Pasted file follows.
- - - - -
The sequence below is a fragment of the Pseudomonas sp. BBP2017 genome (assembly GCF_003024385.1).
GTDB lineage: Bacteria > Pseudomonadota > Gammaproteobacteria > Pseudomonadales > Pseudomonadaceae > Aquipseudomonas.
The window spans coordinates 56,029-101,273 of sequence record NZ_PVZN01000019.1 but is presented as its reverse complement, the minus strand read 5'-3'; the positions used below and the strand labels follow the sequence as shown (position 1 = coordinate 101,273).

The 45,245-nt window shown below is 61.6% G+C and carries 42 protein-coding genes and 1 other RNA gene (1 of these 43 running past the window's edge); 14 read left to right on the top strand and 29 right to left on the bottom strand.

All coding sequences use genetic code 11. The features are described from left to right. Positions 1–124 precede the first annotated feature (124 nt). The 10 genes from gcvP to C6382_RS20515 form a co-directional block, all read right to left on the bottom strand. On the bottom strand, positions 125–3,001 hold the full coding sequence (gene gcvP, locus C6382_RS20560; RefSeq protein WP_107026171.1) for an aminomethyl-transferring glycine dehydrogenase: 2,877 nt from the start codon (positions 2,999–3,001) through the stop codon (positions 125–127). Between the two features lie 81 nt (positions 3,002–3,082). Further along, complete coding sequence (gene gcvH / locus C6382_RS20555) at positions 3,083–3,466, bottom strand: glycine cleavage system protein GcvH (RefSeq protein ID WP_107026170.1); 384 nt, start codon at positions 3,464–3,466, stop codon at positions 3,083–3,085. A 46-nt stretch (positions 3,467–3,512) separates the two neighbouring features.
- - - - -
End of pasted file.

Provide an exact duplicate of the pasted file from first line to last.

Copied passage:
The sequence below is a fragment of the Pseudomonas sp. BBP2017 genome (assembly GCF_003024385.1).
GTDB lineage: Bacteria > Pseudomonadota > Gammaproteobacteria > Pseudomonadales > Pseudomonadaceae > Aquipseudomonas.
The window spans coordinates 56,029-101,273 of sequence record NZ_PVZN01000019.1 but is presented as its reverse complement, the minus strand read 5'-3'; the positions used below and the strand labels follow the sequence as shown (position 1 = coordinate 101,273).

The 45,245-nt window shown below is 61.6% G+C and carries 42 protein-coding genes and 1 other RNA gene (1 of these 43 running past the window's edge); 14 read left to right on the top strand and 29 right to left on the bottom strand.

All coding sequences use genetic code 11. The features are described from left to right. Positions 1–124 precede the first annotated feature (124 nt). The 10 genes from gcvP to C6382_RS20515 form a co-directional block, all read right to left on the bottom strand. On the bottom strand, positions 125–3,001 hold the full coding sequence (gene gcvP, locus C6382_RS20560; RefSeq protein WP_107026171.1) for an aminomethyl-transferring glycine dehydrogenase: 2,877 nt from the start codon (positions 2,999–3,001) through the stop codon (positions 125–127). Between the two features lie 81 nt (positions 3,002–3,082). Further along, complete coding sequence (gene gcvH / locus C6382_RS20555) at positions 3,083–3,466, bottom strand: glycine cleavage system protein GcvH (RefSeq protein ID WP_107026170.1); 384 nt, start codon at positions 3,464–3,466, stop codon at positions 3,083–3,085. A 46-nt stretch (positions 3,467–3,512) separates the two neighbouring features.